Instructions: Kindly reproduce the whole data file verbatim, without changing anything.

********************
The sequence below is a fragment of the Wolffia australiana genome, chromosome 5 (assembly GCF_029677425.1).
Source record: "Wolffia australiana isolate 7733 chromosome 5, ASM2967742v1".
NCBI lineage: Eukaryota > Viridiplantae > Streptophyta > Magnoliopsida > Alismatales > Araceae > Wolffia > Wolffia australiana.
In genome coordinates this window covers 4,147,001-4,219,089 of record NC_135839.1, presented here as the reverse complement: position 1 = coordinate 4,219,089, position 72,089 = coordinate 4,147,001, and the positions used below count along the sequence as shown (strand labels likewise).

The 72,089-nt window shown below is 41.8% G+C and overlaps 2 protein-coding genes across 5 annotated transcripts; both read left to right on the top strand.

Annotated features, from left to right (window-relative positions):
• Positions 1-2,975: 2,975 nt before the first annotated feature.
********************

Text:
The sequence below is a fragment of the Wolffia australiana genome, chromosome 5 (assembly GCF_029677425.1).
Source record: "Wolffia australiana isolate 7733 chromosome 5, ASM2967742v1".
NCBI lineage: Eukaryota > Viridiplantae > Streptophyta > Magnoliopsida > Alismatales > Araceae > Wolffia > Wolffia australiana.
In genome coordinates this window covers 4,147,001-4,219,089 of record NC_135839.1, presented here as the reverse complement: position 1 = coordinate 4,219,089, position 72,089 = coordinate 4,147,001, and the positions used below count along the sequence as shown (strand labels likewise).

The 72,089-nt window shown below is 41.8% G+C and overlaps 2 protein-coding genes across 5 annotated transcripts; both read left to right on the top strand.

Annotated features, from left to right (window-relative positions):
• Positions 1-2,975: 2,975 nt before the first annotated feature.